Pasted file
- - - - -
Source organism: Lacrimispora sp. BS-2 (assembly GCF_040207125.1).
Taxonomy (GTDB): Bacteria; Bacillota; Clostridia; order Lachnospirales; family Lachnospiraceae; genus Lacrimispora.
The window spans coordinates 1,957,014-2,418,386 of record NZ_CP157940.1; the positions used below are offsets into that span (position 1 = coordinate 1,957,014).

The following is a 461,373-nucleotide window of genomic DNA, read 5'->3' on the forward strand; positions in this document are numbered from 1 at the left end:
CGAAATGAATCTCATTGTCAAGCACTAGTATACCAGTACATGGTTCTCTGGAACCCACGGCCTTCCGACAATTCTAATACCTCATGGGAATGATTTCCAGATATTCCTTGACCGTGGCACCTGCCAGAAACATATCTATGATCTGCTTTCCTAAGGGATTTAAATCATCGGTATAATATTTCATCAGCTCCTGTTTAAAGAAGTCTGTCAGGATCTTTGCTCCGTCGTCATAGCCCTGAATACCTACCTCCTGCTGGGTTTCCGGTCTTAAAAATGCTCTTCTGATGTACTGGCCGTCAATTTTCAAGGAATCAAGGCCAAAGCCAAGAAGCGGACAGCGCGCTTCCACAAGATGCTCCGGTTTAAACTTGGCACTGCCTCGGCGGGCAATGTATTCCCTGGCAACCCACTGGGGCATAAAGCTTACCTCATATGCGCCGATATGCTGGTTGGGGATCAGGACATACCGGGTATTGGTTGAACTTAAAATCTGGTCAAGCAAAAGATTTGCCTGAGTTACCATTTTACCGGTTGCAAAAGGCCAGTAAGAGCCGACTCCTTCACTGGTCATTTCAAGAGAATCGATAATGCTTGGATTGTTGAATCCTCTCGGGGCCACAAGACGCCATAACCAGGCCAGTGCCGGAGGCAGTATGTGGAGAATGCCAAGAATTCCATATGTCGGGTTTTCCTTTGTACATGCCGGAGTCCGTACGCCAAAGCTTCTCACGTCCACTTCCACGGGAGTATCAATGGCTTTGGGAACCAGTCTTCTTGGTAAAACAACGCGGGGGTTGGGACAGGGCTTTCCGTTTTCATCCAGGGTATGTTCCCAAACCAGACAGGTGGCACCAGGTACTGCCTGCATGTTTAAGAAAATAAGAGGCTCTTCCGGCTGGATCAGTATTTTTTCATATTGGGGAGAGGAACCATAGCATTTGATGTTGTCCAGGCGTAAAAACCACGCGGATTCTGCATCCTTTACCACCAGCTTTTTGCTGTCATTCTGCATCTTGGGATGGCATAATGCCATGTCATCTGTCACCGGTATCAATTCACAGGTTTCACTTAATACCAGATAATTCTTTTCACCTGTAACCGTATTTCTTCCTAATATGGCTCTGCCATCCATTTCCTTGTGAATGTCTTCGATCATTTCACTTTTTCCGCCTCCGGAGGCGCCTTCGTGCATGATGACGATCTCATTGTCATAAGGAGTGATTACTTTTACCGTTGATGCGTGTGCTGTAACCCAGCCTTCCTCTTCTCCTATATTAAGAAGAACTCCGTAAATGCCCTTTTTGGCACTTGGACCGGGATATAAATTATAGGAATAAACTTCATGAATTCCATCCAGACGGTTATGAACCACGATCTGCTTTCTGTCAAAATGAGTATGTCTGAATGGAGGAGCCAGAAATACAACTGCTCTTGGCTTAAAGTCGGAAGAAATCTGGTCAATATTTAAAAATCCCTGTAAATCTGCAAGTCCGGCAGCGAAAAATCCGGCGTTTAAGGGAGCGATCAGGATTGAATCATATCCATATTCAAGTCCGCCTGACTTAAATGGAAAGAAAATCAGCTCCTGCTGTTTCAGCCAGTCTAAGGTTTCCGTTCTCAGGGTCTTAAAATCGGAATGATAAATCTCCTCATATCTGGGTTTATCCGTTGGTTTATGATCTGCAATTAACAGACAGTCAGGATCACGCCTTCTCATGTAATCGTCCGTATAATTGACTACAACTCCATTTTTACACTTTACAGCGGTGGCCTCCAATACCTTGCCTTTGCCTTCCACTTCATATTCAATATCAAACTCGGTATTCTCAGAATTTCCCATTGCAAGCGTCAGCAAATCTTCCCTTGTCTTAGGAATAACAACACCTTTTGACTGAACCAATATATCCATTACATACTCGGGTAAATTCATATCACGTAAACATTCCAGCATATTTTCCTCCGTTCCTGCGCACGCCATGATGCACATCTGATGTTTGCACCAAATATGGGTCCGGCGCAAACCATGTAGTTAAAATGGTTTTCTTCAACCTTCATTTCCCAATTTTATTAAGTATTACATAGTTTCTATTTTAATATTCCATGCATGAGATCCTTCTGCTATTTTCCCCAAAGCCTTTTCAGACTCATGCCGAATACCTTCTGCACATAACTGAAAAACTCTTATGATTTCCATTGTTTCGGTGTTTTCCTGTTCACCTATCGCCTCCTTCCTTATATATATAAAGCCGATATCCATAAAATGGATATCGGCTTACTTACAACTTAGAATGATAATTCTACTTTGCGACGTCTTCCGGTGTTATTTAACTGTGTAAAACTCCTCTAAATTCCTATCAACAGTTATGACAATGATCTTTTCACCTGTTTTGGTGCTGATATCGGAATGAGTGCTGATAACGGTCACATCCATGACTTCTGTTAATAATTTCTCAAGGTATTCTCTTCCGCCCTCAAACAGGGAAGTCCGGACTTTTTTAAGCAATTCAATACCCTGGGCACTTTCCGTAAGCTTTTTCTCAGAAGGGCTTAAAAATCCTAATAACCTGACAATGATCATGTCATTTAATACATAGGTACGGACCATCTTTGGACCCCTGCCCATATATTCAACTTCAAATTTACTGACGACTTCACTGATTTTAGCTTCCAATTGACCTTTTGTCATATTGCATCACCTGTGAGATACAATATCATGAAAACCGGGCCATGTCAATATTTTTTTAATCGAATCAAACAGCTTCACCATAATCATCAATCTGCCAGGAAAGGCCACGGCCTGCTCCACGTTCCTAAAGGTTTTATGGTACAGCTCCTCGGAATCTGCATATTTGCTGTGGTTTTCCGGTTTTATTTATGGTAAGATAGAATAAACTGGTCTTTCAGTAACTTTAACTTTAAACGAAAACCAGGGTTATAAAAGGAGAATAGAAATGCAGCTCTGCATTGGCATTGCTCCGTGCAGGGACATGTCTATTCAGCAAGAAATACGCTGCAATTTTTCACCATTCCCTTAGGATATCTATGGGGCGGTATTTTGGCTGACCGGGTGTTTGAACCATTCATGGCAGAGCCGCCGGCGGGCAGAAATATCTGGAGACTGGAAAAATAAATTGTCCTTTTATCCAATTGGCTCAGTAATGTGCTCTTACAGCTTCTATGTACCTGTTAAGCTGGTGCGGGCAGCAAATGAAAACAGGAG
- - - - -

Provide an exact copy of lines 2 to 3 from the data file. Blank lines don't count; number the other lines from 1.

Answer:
Taxonomy (GTDB): Bacteria; Bacillota; Clostridia; order Lachnospirales; family Lachnospiraceae; genus Lacrimispora.
The window spans coordinates 1,957,014-2,418,386 of record NZ_CP157940.1; the positions used below are offsets into that span (position 1 = coordinate 1,957,014).